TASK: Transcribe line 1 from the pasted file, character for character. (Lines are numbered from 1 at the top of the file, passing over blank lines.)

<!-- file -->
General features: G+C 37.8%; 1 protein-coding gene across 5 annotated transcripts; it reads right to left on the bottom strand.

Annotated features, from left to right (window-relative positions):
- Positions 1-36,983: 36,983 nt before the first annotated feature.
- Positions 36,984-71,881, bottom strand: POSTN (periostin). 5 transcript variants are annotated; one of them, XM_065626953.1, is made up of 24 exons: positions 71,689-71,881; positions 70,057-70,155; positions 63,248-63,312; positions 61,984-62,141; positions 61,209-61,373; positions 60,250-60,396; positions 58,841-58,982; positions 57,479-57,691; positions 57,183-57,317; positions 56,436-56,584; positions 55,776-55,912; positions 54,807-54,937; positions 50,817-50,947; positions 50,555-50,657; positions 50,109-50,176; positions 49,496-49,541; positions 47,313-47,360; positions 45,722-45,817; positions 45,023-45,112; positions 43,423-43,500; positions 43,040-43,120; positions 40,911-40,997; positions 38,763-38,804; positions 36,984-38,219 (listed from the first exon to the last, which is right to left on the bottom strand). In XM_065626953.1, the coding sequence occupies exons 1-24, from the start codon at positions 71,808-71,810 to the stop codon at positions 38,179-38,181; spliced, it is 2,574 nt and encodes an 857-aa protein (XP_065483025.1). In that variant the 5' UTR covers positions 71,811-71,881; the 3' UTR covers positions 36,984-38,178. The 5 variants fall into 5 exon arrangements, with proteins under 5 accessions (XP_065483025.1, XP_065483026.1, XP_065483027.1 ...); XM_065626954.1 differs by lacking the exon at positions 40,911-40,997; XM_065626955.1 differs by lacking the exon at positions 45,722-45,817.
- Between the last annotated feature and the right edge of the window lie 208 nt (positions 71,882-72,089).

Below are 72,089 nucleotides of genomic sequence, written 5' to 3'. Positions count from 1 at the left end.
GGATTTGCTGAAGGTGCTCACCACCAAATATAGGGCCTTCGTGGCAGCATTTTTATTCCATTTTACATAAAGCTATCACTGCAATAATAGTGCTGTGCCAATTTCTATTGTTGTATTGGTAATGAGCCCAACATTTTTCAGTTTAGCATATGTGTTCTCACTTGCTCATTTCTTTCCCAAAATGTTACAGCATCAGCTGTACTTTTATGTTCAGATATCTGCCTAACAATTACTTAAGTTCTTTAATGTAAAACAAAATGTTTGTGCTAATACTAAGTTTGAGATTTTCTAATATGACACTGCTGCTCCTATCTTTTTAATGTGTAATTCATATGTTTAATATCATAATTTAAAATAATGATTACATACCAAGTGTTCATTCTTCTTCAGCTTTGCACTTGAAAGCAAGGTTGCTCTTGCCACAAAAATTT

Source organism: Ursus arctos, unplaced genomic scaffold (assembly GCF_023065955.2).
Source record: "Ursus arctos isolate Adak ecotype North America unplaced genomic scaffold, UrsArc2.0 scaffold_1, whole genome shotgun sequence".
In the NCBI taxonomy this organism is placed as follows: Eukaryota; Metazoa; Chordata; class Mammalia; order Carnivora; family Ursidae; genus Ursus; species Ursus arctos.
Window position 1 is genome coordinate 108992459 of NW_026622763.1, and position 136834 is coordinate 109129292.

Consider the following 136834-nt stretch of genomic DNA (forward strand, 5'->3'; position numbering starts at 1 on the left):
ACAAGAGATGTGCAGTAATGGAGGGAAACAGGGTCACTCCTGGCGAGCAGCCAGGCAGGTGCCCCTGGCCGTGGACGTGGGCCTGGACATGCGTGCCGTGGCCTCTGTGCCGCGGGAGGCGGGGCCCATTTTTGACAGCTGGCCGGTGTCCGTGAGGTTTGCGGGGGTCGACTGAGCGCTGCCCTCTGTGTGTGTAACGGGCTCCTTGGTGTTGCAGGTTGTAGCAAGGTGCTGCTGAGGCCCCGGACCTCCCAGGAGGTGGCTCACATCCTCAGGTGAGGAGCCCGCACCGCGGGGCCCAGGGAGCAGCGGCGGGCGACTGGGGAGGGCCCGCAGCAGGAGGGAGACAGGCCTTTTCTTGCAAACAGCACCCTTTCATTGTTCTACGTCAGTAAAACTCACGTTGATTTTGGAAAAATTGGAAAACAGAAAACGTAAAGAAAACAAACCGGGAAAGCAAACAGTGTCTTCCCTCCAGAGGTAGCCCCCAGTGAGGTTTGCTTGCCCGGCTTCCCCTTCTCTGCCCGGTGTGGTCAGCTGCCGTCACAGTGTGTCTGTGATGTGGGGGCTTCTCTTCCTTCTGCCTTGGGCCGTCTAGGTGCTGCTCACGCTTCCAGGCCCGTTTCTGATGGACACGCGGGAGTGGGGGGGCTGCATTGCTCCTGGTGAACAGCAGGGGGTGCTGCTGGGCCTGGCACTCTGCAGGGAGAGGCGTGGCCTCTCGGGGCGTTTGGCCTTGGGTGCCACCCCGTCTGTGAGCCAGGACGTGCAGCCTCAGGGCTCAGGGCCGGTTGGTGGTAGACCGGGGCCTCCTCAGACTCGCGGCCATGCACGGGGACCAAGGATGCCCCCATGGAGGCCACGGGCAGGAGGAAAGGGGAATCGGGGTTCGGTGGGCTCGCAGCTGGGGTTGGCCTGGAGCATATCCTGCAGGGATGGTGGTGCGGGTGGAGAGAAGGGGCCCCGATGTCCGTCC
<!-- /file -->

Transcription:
General features: G+C 37.8%; 1 protein-coding gene across 5 annotated transcripts; it reads right to left on the bottom strand.